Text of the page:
Battery Environmental and safety considerations

This blog, discussing battery Environmental and safety considerations, is the fifth in a series of units that will educate the reader on the part played by a battery in an uninterruptible power system (UPS). Environmental considerations fall into two categories: -  the effects upon the battery by the environment in which it sits (small “e”); and -  the effects of the battery upon the Environment in which it was produced, used, and disposed (big “E”) Impact of the environment on batteries Earlier units have discussed the impact of such things as temperature and grid reliability upon the life of a battery system.  We will simply state here that it is wise to follow the manufacturer’s recommendations.  A lead-acid battery, and in particular a VRLA battery, needs: well ventilated and temperature-controlled air flow. Cells that are packed tightly against each other will not be able to dissipate heat.  The result is that cells in the middle of a row will run hotter – and therefore die sooner – than cells at the end of a row.  Likewise, cells on the bottom shelf or tier will be cooler – and therefore live longer – than cells at the top of a cabinet or rack.  Hot cells are more likely to vent gas, which then must be ventilated to prevent accumulation to hazardous levels. clean air. Dirt and humidity can have a corrosive effect on the battery, and can even be conductive, creating short circuits.  Batteries should be inspected and cleaned periodically. chemical free maintenance. No chemical should ever be used to clean a battery unless it has been approved and/or recommended by the manufacturer.  Some chemicals can deteriorate the cell container, causing leaks. sunshine-free location. UPS batteries should never be installed outdoors where they can be exposed to the damaging effects of [...]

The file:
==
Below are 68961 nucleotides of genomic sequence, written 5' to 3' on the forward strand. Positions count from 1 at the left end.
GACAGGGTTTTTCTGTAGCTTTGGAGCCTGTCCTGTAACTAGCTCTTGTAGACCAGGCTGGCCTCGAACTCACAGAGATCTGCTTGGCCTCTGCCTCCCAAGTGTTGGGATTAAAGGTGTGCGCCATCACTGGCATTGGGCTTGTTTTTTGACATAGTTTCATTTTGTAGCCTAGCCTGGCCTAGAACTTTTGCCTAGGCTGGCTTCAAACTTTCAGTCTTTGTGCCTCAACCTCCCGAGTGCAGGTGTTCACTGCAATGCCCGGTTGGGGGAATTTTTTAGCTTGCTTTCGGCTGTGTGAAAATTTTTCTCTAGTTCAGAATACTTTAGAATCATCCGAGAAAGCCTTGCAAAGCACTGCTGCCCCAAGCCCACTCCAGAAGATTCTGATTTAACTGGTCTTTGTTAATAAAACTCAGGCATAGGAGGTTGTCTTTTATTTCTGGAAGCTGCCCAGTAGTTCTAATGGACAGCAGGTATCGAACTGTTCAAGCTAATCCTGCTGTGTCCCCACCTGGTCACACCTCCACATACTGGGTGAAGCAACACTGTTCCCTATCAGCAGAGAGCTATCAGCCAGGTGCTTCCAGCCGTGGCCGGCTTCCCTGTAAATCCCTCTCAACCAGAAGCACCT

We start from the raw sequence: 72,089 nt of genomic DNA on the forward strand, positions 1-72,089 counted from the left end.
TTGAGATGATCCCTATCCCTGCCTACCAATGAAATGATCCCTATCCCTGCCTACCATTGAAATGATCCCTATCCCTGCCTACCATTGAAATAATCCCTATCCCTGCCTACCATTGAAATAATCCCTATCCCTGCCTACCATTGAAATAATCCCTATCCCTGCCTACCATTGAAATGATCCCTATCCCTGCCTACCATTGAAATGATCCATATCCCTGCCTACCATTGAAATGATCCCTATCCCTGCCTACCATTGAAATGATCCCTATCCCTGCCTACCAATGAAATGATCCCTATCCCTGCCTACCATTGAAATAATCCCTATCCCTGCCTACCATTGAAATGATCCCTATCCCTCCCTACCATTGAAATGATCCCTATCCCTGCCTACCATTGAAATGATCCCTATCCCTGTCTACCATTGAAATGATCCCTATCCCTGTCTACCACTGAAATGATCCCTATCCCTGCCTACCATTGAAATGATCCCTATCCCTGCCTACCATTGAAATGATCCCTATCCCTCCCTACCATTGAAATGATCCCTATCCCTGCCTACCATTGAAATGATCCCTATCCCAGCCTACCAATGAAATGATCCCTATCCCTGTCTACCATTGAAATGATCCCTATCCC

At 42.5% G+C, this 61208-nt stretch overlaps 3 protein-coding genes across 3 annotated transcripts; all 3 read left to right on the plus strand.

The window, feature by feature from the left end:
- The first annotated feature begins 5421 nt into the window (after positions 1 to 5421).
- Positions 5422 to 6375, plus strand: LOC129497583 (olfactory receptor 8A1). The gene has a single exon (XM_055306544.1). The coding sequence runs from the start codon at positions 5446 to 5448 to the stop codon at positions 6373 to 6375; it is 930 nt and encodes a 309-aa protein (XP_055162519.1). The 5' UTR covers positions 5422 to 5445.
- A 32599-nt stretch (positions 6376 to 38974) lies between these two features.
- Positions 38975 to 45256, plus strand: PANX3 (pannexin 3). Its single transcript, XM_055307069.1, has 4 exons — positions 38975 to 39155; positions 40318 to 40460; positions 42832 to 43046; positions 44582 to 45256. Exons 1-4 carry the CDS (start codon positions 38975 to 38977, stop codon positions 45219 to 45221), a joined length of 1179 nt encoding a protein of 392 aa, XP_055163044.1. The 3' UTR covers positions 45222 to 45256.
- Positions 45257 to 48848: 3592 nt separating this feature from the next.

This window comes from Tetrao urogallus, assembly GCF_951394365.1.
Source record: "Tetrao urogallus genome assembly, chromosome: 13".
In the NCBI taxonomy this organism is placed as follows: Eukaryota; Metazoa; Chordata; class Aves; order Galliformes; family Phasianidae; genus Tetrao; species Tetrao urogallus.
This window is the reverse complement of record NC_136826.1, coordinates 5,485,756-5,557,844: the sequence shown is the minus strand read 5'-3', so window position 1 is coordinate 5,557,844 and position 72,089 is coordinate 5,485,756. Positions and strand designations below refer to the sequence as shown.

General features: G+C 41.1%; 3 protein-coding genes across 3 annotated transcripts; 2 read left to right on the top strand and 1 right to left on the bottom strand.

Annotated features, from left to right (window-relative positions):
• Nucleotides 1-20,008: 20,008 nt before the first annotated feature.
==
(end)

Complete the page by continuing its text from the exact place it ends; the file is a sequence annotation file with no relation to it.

By | May 4th, 2018|Blog, Technical series|1 Comment

Failure modes in lead-acid batteries

Despite a century of experience, collective knowledge, and wide-spread preference for lead-acid batteries, they are not without some short-comings.  An earlier unit mentioned a couple of issues.  In this unit we go into more depth about how, when and why a lead-acid battery might be made to fail prematurely.  Most conditions are preventable with proper monitoring and maintenance.  This list is not all inclusive, but some of the main considerations are...

By | March 2nd, 2018|Blog, Technical series|0 Comments

Battery charging regimes

This is the third in a series of units that will educate the reader on the part played by a battery in an uninterruptible power supply (UPS) system. In a previous unit we discussed various stationary lead-acid battery chemistries for UPS applications.  In this unit we look at the role of battery charger subsystem.  Charging regimes can generally be categorized into two types:  intermittent and float

By | January 31st, 2018|Blog, Technical series|0 Comments

Battery configurations in data centers

This is the second in a series of units that will educate the reader on the part played by a battery in an uninterruptible power system (UPS). In our introductory unit we pointed out that lead-acid batteries are the preferred method of energy storage for UPS systems in about 95% of all data center applications.  We also stated that lead-acid batteries can be split into two main categories or technology types:  valve-regulated or vented.

By | November 13th, 2017|Blog, Technical series|0 Comments

All things big and small

This is the first in a series of units that will educate the reader on the part played by a battery in an uninterruptible power system (UPS). Of the three main subsystems, the battery is what makes the system “uninterruptible”. Depending upon the system design, the battery can constitute as much as 50% of the cost of the UPS. Without a reliable battery, the operation of the entire data center can be put at risk. Power interruptions are rare and unpredictable, but when they occur they can disrupt the entire business or operation. Costs of downtime can range from hundreds to millions of dollars, depending upon the mission of the data center.

By | October 27th, 2017|Blog, Technical series|0 Comments